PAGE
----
The application service layer establishes the ground level foundation that exists to express technology-specific functionality. Services that reside within this layer can be referred to simply as application services (Figure 9.3). Their purpose is to provide reusable functions related to processing data within new or legacy application environments.
Figure 9.3. The application service layer.
Application services commonly have the following characteristics:
Typical examples of service models implemented as application services include the following:
When a separate business service layer exists (as explained in the Business service layer section), there is a strong motivation to turn all application services into generic utility services. This way they are implemented in a solution-agnostic manner, providing reusable operations that can be composed by business services to fulfill business-centric processing requirements.
Alternatively, if business logic does not reside in a separate layer, application services may be required to implement service models more associated with the business service layer. For example, a single application service also can be classified as a business service if it interacts directly with application logic and contains embedded business rules.
Services that contain both application and business logic can be referred to as hybrid application services or just hybrid services. This service model is commonly found within traditional distributed architectures. It is not a recommended design when building service abstraction layers. Because it is so common, though, it is discussed and referenced throughout this book.
Finally, an application service also can compose other, smaller-grained application services (such as proxy services) into a unit of coarse-grained application logic. Aggregating application services is frequently done to accommodate integration requirements. Application services that exist solely to enable integration between systems often are referred to as application integration services or simply integration services. Integration services often are implemented as controllers.
Because they are common residents of the application service layer, now is a good time to introduce the wrapper service model. Wrapper services most often are utilized for integration purposes. They consist of services that encapsulate ("wrap") some or all parts of a legacy environment to expose legacy functionality to service requestors. The most frequent form of wrapper service is a service adapter provided by legacy vendors. This type of out-of-the-box Web service simply establishes a vendor-defined service interface that expresses an underlying API to legacy logic.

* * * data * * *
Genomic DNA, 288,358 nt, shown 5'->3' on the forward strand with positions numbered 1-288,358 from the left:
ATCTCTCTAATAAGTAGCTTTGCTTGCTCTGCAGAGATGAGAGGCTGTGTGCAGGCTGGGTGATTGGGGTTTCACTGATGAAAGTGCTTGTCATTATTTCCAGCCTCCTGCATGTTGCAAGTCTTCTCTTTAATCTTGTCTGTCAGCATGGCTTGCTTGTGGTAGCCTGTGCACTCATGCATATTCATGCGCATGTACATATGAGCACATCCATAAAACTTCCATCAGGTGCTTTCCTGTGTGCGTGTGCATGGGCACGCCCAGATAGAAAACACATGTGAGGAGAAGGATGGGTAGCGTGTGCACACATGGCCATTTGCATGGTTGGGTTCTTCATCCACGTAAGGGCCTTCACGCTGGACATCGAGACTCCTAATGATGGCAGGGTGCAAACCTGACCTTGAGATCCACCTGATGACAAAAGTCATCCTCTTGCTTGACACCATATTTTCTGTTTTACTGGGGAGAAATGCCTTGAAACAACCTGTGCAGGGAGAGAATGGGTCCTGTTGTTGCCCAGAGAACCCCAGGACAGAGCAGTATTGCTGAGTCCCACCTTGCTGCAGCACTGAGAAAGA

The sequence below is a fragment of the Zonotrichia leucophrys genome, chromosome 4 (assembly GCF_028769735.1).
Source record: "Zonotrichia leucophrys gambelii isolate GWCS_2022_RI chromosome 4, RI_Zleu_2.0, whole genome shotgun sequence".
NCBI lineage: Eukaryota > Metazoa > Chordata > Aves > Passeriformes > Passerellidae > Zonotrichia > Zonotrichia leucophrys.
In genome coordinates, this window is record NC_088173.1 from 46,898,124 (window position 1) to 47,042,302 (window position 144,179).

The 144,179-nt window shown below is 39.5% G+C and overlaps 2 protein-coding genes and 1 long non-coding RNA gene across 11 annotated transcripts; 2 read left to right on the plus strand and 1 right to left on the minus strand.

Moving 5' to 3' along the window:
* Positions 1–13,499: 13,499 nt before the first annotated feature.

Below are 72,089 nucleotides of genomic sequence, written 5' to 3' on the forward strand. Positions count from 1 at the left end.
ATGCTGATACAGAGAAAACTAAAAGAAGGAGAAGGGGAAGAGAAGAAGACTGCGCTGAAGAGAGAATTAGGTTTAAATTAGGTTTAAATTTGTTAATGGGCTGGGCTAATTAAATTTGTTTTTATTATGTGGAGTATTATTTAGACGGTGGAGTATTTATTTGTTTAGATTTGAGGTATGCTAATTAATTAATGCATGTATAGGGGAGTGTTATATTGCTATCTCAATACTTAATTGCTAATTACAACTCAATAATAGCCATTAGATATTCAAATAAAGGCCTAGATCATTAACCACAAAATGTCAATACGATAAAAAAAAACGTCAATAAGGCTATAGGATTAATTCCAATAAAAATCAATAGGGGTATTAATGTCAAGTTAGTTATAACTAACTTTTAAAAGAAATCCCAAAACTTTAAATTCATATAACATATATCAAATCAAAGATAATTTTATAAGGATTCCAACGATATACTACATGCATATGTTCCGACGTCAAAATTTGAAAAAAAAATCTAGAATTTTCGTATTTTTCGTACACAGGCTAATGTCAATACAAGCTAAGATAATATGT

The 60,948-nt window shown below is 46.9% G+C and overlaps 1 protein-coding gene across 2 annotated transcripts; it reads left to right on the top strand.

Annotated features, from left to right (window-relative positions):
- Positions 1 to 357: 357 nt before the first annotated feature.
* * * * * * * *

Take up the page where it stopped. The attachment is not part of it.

Another variation of the wrapper service model not discussed in this book is the proxy service, also known as an auto-generated WSDL. This simply provides a WSDL definition that mirrors an existing component interface. It establishes an endpoint on the component's behalf, essentially allowing it to participate in SOAP communication. The proxy service should not be confused with a service proxy, which is used by service requestors to contact service providers (as explained in Chapter 18).
TLS has a well-defined application services layer. Of the TLS services we've discussed so far in our case study, the following are considered application services:
Each is a utility service that provides a set of generic, reusable features, and each is capable of acting as a composition member, fulfilling a specific task within a larger unit of automation.
All of the following RailCo services incorporate processing akin to application services:
Both the Invoice Submission and Order Fulfillment Services are somewhat hybrid, in that each also contains embedded business logic (as described further in the Business service layer example). The TLS Subscription Service can be classified as a pure application service, as it performs a simple, application-centric task. It's questionable whether any RailCo services would be considered utility services because none were designed with any real reusability in mind.
SUMMARY OF KEY POINTS
Part I: SOA and Web Services Fundamentals
The Evolution of SOA
Web Services and Primitive SOA
Part II: SOA and WS-* Extensions
Web Services and Contemporary SOA (Part I: Activity Management and Composition)
Web Services and Contemporary SOA (Part II: Advanced Messaging, Metadata, and Security)
Part III: SOA and Service-Orientation
Principles of Service-Orientation
Part IV: Building SOA (Planning and Analysis)
SOA Delivery Strategies
Service-Oriented Analysis (Part I: Introduction)
Service-Oriented Analysis (Part II: Service Modeling)
Part V: Building SOA (Technology and Design)
Service-Oriented Design (Part I: Introduction)
Service-Oriented Design (Part II: SOA Composition Guidelines)
Service-Oriented Design (Part III: Service Design)
Service-Oriented Design (Part IV: Business Process Design)
Fundamental WS-* Extensions
Appendix A. Case Studies: Conclusion